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State v. Vigil

Court of Appeals of Utah

August 1, 2019

State of Utah, Appellee,
v.
Erika Vigil, Appellant.

          Third District Court, Salt Lake Department The Honorable Paul B. Parker No. 161901897

          Peter Daines, Attorney for Appellant

          Sean D. Reyes and Jeffrey D. Mann, Attorneys for Appellee

          Judge Kate Appleby authored this Opinion, in which Judges Jill M. Pohlman and Ryan M. Harris concurred.

          OPINION

          APPLEBY, JUDGE

         ¶1 Erika Vigil (Defendant) saw her live-in boyfriend (Boyfriend) point a gun at the head of someone (Victim) who was trying to help her. Boyfriend also took Victim's wallet and phone before fleeing the scene. Once the police arrived and questioned her, Defendant repeatedly denied knowing the person who committed these crimes and gave them a name she knew was false. Ultimately, though, her relationship with Boyfriend came to light and she was charged with obstructing justice and convicted after a jury trial. Defendant appeals, arguing she received ineffective assistance of counsel when her attorney did not object to one of the jury instructions. We affirm.

         BACKGROUND

         ¶2 Victim was returning home after removing snow from his neighbors' driveways when Defendant, who "looked frantic and scared," approached him asking for help.[1] Defendant had just escaped from a car Boyfriend was driving after he assaulted her because he believed she had "snitched" to the police about a friend. In light of Defendant's distress, Victim handed her his phone and she made a call, then asked him for a ride. Victim urged Defendant to call the police, but she refused.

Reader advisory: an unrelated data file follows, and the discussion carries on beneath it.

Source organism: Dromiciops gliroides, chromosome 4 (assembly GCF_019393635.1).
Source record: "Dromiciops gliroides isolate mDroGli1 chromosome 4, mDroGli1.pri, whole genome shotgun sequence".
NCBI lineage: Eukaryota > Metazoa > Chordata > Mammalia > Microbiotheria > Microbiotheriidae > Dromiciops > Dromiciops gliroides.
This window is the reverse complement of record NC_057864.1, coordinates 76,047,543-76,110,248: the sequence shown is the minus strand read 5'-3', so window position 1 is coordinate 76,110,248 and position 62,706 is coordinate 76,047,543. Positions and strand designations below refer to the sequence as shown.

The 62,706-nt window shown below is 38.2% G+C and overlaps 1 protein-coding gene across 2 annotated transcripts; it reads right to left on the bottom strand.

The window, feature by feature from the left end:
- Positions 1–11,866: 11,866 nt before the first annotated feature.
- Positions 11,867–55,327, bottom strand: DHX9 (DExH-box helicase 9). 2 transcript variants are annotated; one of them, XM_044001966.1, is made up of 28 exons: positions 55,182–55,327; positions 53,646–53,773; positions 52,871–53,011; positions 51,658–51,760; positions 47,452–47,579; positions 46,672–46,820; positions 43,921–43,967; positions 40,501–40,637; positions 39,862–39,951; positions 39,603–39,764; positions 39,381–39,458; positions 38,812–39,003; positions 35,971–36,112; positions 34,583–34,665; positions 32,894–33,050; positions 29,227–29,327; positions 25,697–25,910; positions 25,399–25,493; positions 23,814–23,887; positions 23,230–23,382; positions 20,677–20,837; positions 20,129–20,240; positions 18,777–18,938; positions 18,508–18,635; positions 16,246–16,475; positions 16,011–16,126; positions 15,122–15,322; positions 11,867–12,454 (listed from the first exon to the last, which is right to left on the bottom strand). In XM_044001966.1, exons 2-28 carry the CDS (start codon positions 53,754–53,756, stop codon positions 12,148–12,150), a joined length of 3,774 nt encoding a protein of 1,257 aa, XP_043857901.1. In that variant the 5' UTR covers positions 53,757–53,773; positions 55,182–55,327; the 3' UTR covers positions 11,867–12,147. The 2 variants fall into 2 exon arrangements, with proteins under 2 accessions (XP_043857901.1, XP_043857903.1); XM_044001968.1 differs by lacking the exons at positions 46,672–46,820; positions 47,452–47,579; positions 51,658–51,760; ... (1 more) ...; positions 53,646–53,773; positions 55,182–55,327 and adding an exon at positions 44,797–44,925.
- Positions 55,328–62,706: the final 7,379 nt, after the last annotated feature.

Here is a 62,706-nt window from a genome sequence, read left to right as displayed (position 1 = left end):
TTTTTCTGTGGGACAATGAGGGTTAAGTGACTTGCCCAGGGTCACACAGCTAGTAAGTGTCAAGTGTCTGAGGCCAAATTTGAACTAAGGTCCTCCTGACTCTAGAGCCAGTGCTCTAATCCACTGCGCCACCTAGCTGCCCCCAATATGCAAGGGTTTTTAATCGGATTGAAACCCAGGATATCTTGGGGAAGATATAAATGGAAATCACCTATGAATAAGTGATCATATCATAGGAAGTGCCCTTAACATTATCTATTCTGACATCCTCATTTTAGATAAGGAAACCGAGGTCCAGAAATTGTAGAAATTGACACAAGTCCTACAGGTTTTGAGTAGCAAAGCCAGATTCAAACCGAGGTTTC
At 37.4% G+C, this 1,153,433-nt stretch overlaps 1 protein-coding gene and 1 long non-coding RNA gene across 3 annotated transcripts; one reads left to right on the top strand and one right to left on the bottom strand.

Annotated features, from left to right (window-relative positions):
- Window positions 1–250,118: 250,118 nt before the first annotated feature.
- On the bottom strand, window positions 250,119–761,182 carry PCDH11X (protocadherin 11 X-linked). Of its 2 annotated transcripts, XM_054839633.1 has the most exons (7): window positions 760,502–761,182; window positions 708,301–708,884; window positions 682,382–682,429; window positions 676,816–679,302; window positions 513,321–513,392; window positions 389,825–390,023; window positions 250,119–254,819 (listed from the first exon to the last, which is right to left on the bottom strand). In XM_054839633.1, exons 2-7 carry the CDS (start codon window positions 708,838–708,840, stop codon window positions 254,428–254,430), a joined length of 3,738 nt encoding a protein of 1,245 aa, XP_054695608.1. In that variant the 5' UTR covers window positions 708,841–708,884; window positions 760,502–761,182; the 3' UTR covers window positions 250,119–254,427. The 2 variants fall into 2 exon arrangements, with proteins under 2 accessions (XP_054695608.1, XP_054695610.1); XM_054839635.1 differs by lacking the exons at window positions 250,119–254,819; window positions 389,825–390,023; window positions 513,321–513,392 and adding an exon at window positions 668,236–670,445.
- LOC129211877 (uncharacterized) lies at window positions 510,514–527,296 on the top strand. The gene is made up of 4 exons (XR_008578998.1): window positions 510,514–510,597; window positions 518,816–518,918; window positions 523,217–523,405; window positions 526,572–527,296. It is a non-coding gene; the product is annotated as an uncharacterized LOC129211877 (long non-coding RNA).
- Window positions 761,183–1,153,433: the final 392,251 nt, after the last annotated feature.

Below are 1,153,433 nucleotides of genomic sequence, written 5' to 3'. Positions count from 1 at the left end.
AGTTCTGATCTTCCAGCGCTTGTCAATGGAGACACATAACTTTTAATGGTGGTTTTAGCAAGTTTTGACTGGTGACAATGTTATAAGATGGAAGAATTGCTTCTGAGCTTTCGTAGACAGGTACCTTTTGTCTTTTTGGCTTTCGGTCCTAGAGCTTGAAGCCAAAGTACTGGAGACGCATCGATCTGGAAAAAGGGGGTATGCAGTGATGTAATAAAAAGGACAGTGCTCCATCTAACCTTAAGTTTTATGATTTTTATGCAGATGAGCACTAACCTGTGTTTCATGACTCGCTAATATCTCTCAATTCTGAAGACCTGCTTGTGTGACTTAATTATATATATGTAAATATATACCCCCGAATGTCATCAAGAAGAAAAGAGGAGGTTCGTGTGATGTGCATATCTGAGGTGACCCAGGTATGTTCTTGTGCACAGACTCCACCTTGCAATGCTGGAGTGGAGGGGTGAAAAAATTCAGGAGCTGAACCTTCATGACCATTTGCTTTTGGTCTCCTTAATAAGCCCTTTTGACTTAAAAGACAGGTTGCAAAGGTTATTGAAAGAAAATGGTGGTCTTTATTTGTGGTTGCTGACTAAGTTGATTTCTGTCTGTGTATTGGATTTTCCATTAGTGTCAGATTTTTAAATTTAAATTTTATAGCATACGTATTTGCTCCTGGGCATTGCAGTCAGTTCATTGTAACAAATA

¶3 A car approached, parking near them, and Boyfriend yelled at Defendant, "Get in the fucking car, bitch." Victim raised his phone to photograph Boyfriend, who "exited the vehicle with a handkerchief up over his face with a gun drawn running at [Victim]." Victim testified the gun was "pointed in [his] face and [Boyfriend] demand[ed] [his] phone." Victim threw down the phone and Defendant picked it up then took Victim's wallet.

         ¶4 After a person in a nearby house opened a door and announced "[t]he cops are on their way," Boyfriend got back into the car and fled the scene, but within a short distance his car collided with another vehicle. Defendant went to Boyfriend's car and looked for something, then asked the driver of the other vehicle "where [Boyfriend] went." After the vehicle's driver told Defendant that Boyfriend had "just [run] up the street," Defendant said she would "go find him."

         ¶5 Defendant eventually went inside a nearby house, where she was interviewed by one officer, then another. Apparently unwilling to "snitch" on Boyfriend, Defendant told each officer she had accepted a ride from a stranger because he was "cute," and she repeatedly said she did not know the car's driver, but thought his name was Joey. Defendant also gave the officers misleading information about where she lived. Not surprisingly, the ensuing search for "Joey" was unsuccessful. After more than a week of investigation, the police identified Boyfriend as a suspect and learned that he and Defendant lived in the same apartment. They obtained surveillance video from a store Boyfriend ran through after the crash and showed it to Defendant, who finally identified Boyfriend.

         ¶6 Defendant was charged with obstruction of justice, and the matter proceeded to a jury trial. At the conclusion of trial, the judge asked counsel about the proposed jury instructions, including Instruction 28, and Defendant's counsel (Trial Counsel) said, "They look good to the defense." Instruction 28 told the jury that to convict Defendant of obstructing justice, it must find that she:

Knowingly or intentionally, and with intent to hinder, delay, or prevent the investigation, apprehension, prosecution, conviction, or punishment of any person regarding conduct that constitutes a criminal offense; (a) Prevented by deception, any person from performing any act that might aid in the discovery, apprehension, prosecution, conviction, or punishment of any person; OR (b) Provided false information regarding a ...

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